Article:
SB 106 aims to simplify process to dissolve a defunct city and cut local taxes

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Published: Feb. 15, 2022 at 6:00 PM EST
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Weekday broadcast of WYMT Mountain News at 6

VICCO, Ky. (WYMT) - A city becomes defunct when it collects taxes from people who live there, but does not have the elected officers to spend the revenue.

Kentucky League of Cities Director of Public Affairs, Bryanna Carroll, told the Lexington Herald Leader that a functionally defunct city can only be dissolved when a resident sues the city - an approach that is costly and impractical for many small city residents.

If passed, Senate Bill 106 would, one time only, provide an administrative process allowing cities a convenient way to dissolve if certain conditions are met.

Perry County Judge-Executive, Scott Alexander, has long family ties to Vicco, a defunct city along Carr Creek with a population of 293 as of 2020.

”The residents of Vicco, they’re still being charged a tax on their insurance,” he said. “But, that money is just sitting in a pot and can’t be spent by anyone, and therefore we’re looking at dissolving Vicco to help those residents so they will no longer have to pay those taxes”

He does not expect dissolving the City to have an impact on local government services, but said the County is there to support as necessary.

“We’re going to look to pick-up, to do what we can, to continue that heartbeat in Vicco.” he said.

The cities potentially impacted by SB 106 are located across the Commonwealth, but Blackey in Letcher County is another in Eastern Kentucky.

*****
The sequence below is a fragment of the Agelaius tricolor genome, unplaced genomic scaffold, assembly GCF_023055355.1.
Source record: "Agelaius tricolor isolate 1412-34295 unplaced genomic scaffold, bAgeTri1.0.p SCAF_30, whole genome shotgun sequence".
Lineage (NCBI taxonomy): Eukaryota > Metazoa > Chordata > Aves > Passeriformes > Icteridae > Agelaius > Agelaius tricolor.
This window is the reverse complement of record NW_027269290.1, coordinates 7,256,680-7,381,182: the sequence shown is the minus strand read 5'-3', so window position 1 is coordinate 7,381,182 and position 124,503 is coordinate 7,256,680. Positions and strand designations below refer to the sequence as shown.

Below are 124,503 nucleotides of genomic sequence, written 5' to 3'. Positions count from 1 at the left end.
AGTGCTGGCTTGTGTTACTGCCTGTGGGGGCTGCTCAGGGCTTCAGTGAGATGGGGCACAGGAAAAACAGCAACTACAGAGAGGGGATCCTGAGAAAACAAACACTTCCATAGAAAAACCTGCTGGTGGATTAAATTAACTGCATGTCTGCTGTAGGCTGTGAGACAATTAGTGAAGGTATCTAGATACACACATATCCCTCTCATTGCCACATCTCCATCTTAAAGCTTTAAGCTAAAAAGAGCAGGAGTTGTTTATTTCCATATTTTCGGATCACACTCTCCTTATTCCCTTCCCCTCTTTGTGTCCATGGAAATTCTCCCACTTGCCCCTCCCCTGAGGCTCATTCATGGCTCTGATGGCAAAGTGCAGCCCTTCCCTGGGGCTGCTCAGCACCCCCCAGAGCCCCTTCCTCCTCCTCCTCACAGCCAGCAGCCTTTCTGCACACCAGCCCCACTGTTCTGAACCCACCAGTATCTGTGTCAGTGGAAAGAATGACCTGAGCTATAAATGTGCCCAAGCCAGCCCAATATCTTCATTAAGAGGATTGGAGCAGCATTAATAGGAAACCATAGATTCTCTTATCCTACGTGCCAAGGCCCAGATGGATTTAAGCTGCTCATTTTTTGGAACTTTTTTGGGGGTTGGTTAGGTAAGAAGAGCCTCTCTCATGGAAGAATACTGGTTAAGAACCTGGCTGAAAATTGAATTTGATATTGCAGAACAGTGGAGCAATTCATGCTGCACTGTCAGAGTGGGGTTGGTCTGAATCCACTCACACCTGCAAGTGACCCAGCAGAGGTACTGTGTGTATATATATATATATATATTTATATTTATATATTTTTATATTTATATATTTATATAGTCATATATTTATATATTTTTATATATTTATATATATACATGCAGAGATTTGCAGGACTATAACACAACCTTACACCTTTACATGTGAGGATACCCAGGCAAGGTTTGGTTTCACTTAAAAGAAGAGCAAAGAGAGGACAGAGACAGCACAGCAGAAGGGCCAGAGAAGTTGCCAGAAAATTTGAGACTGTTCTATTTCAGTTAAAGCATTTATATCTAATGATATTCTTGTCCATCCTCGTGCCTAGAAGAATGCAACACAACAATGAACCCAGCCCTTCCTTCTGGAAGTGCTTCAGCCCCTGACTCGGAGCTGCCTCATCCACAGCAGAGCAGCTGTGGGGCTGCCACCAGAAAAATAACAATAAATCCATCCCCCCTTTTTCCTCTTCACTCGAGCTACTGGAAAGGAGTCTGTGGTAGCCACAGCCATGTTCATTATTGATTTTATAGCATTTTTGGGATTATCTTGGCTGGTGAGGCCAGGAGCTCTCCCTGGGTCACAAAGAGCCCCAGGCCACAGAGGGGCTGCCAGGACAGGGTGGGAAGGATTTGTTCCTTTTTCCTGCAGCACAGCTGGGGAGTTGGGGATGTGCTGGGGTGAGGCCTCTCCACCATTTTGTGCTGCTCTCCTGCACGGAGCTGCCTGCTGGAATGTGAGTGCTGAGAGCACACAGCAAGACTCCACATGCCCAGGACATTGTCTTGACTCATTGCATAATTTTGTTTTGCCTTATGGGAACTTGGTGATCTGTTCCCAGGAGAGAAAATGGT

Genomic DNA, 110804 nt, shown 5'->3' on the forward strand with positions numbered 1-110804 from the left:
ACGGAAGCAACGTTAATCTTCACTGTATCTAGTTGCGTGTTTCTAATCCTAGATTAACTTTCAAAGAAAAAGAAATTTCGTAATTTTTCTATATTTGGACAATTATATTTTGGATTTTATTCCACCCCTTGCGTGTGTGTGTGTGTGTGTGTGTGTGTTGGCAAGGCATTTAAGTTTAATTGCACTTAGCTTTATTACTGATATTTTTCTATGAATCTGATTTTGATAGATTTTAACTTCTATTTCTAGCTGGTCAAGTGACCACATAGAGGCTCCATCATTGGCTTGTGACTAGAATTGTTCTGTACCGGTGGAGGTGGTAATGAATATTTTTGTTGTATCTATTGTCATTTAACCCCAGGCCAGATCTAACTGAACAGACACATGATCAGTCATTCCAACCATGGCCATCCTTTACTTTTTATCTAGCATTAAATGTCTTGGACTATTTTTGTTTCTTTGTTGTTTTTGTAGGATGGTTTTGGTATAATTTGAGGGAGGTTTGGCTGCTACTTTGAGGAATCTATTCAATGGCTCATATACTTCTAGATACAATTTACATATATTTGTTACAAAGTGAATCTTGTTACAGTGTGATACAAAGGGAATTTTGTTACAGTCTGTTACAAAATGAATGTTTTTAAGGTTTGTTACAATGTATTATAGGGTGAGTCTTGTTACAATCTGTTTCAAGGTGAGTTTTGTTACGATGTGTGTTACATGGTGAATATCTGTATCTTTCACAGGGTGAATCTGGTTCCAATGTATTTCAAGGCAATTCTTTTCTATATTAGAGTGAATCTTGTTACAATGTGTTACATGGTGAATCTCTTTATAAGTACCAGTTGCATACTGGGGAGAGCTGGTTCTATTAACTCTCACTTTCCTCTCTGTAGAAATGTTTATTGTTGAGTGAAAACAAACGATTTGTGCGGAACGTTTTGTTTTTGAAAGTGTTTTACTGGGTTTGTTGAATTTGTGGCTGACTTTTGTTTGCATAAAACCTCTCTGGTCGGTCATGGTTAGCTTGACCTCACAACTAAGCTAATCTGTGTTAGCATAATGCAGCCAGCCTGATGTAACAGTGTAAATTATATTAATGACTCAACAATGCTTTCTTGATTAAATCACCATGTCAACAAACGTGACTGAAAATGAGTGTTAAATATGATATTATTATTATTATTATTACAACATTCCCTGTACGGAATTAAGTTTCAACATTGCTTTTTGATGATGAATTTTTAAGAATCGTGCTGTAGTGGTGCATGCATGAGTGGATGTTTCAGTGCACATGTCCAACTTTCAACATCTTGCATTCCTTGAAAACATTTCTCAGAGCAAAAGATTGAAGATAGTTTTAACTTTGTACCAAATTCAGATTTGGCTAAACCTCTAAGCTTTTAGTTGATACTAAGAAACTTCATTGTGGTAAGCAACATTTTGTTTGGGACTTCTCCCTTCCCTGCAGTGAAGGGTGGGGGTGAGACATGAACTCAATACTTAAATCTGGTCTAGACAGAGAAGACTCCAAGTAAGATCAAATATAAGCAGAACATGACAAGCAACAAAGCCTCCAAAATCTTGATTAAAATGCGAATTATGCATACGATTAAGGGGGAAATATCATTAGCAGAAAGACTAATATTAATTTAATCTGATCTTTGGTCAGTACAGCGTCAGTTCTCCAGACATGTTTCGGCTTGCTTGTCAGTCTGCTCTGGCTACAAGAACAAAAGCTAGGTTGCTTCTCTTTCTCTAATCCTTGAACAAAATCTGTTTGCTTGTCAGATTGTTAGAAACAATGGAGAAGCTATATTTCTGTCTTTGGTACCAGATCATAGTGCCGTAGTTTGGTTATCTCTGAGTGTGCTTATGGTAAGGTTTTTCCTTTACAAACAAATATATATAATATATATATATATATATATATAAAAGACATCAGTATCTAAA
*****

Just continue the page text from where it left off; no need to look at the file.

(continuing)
”Not only is Vicco being looked at, but several other small towns across Kentucky are being looked at to have this one time issue to make dissolving simple,” said Alexander.

Longtime resident and former Vicco Mayor, John Cummings, said he has a lot of love for this city.

”This is where I came from and all the people that [were] born and raised here, we have a real big sense of community,” Cummings said. “Just like everyone else in Perry County.”

Cummings said dissolving the city would hurt a little but, ultimately he thinks it is necessary for the general wellbeing of the people living there.

Reflecting on what it would feel like to lose the city status, Alexander added that he will never forget the towns legendary past, and the contribution its people have had on the nation.

”A lot of coal has been mined out of here,” said Alexander. “A lot of things to help prosper America have come right out of Vicco. So, you know, It’s sad that we see that, but times change. Things sometimes change.”

SB 106 passed the Senate February 9, and is awaiting action in the House.

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